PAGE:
It isn't uncommon to see affluent donors give to causes that are outside their immediate realms of expertise. Many successful businesspeople like giving to bold, non-business causes.
There are countless examples. The Zuckerbergs and Gateses of the world all made their billions in business, yet their philanthropy often looks elsewhere—education, public health, environment, poverty, and so on.
One exception to this rule is the field of higher education, where we've seen business-oriented donors unsurprisingly give big amounts to business schools. And news out of Indianapolis suggests a twist on this approach—the donor-advisor, who essentially says, "Not only am I providing a historic gift, but since, in my humble opinion, I have a lot of practical experience to share, I'll also act as an adviser to the school and a mentor to students. Who's with me?"
Butler University has announced a $25 million gift from Indianapolis-based LDI Ltd. Chairman Andre Lacy and his wife Julia. To honor the commitment, the school has renamed its College of Business the Andre B. Lacy School of Business. Butler says the gift, its largest ever from an individual or family, will build on experiential learning programs, including students launching businesses and completing multiple internships.
What's more, Lacy will also serve as a senior adviser for the school, which he says will allow him to mentor students and pass down what he's learned.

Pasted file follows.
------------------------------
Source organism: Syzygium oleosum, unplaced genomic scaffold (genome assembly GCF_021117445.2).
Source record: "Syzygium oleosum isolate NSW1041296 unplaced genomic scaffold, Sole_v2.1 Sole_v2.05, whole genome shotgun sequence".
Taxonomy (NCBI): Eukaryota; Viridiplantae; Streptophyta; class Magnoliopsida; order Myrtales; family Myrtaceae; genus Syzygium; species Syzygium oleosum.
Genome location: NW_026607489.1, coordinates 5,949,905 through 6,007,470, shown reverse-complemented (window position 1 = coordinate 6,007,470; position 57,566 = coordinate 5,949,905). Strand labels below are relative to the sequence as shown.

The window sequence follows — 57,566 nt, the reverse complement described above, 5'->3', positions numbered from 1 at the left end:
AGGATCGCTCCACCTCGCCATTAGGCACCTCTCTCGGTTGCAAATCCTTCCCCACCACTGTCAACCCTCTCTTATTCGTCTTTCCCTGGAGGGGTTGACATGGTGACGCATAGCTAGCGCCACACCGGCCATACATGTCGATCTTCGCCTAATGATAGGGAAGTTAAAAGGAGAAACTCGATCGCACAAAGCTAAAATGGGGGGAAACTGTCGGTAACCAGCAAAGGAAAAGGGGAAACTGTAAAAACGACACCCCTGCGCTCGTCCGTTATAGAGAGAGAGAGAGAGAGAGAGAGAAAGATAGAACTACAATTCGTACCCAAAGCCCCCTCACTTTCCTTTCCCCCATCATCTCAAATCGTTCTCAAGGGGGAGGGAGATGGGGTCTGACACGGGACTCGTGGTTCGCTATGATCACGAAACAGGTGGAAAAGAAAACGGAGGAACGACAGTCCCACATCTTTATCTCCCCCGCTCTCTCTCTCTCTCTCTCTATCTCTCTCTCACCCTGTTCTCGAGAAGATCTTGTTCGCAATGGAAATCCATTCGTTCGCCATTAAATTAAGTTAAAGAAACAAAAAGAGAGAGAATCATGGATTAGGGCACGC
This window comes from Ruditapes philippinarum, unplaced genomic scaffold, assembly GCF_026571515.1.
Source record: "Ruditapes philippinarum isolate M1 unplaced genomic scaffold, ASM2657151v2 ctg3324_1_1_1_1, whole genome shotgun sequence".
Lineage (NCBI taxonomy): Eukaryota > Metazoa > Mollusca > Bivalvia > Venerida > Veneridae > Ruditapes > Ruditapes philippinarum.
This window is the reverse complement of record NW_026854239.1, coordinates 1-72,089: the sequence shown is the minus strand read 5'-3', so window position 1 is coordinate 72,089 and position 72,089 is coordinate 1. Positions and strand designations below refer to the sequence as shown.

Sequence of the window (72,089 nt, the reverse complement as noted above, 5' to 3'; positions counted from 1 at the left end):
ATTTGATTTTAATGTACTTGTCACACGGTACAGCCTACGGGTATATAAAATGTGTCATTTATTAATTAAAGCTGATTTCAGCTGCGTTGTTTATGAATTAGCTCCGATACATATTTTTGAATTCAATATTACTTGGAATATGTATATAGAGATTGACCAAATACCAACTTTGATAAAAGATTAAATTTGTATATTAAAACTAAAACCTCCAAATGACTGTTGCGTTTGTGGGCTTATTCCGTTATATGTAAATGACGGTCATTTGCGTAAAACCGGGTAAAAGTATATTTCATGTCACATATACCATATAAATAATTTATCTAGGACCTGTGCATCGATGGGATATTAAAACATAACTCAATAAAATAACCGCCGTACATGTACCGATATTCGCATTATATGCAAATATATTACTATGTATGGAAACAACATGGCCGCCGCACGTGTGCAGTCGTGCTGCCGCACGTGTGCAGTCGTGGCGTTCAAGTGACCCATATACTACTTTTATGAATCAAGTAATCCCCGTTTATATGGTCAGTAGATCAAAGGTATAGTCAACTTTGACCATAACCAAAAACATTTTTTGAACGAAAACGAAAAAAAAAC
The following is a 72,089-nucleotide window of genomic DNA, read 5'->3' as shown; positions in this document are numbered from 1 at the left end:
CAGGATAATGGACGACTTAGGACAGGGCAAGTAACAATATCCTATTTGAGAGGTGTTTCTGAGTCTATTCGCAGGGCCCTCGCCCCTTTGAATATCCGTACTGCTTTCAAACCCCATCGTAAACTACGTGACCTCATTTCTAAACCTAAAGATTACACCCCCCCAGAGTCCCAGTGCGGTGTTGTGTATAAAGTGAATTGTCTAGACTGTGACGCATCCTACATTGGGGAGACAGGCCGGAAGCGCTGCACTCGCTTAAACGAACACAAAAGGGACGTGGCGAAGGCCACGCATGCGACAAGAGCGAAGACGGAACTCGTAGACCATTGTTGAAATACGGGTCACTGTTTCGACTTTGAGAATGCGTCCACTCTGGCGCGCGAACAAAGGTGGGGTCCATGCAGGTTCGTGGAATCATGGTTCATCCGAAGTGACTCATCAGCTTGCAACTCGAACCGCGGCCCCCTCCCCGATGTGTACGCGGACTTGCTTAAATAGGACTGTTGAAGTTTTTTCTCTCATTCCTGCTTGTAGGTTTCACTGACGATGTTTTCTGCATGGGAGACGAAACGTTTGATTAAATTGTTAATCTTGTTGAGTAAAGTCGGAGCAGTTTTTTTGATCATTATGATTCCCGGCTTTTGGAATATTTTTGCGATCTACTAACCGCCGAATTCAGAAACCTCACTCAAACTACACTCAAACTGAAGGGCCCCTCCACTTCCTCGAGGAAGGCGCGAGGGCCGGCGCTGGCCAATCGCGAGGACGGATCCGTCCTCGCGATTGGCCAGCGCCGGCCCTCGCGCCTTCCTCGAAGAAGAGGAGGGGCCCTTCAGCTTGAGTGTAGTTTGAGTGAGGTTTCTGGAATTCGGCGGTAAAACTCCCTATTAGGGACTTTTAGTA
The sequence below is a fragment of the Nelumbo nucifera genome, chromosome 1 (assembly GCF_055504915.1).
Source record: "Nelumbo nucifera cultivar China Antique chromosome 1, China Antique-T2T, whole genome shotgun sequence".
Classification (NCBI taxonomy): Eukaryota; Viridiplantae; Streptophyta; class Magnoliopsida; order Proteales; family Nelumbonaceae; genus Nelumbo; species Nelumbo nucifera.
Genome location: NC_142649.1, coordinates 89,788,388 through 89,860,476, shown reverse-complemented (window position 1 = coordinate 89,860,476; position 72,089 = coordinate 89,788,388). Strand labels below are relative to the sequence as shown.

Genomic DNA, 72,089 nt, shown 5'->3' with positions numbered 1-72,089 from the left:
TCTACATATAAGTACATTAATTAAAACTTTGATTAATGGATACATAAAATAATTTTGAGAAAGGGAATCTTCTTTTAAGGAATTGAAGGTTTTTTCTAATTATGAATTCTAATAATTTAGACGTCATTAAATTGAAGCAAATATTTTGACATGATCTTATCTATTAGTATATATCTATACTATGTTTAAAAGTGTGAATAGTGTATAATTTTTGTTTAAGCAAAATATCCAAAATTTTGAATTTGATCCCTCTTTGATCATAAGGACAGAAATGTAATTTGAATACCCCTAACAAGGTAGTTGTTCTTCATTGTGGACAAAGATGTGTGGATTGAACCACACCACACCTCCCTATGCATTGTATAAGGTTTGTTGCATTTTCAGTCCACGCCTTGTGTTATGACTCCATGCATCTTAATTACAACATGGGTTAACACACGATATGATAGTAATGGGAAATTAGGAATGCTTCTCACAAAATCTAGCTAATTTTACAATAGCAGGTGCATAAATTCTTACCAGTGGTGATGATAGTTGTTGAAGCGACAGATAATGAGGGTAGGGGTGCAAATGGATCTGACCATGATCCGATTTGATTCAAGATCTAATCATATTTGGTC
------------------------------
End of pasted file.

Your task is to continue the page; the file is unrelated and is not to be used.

Now, we've seen some big gifts to business schools lately. The Columbia Business School, for example, announced that the Chazen Institute of International Business has been renamed the Jerome A. Chazen Institute for Global Business, and that Chazen donated $10 million for its continued development. Chazen has a particularly close relationship with the school; his $10 million gift to Columbia in the 1990s established the Jerome A. Chazen Institute of International Business.
We also learned that Georgia State’s Robinson College of Business received a $2 million gift from the Delta Air Lines Foundation to fund the Delta Student Success Center.
All three of these gifts embrace the concept of "experiential learning" in the business education realm. But what, exactly, does that mean? News out of Indianapolis surrounding Lacy's gift provides some useful details. And it goes a little something like this:
As part of the School of Business curriculum, students complete a business plan in their first year, launch a company as a sophomore, and complete two internships before graduation. Lacy says that experience leads to students "seeing first-hand the challenges they face, and learning the art and science of developing and selling solutions that have real value in the business market."
And Lacy should know. His LDI is a closely held holding company of wholesale distribution and logistics business units, which are operated relatively autonomously. As of 2010, it had $906 million in revenues. As chairman, he remains involved with business strategy, acquisitions, and "preaching the principles of LDI business culture" to employees.
He's been deeply involved in the Indianapolis community throughout his career, serving on the board of Indianapolis Public Schools, the United Way, the Butler University Business Accelerator Advisory Panel, and Indiana University Kelley School of Business Board of Visitors—just to name a few.
He's just shy of 80 years old.
What's more, his proposed increased involvement with Butler students and faculty has a precedent—Lacy is currently mentoring a senior at the school. And his rationale for doing so is rooted in cheery, no-frills Midwest optimism that serves as a needed tonic in this uncertain global economic climate.
"I'm excited for the opportunity to have the interaction with the students," he said.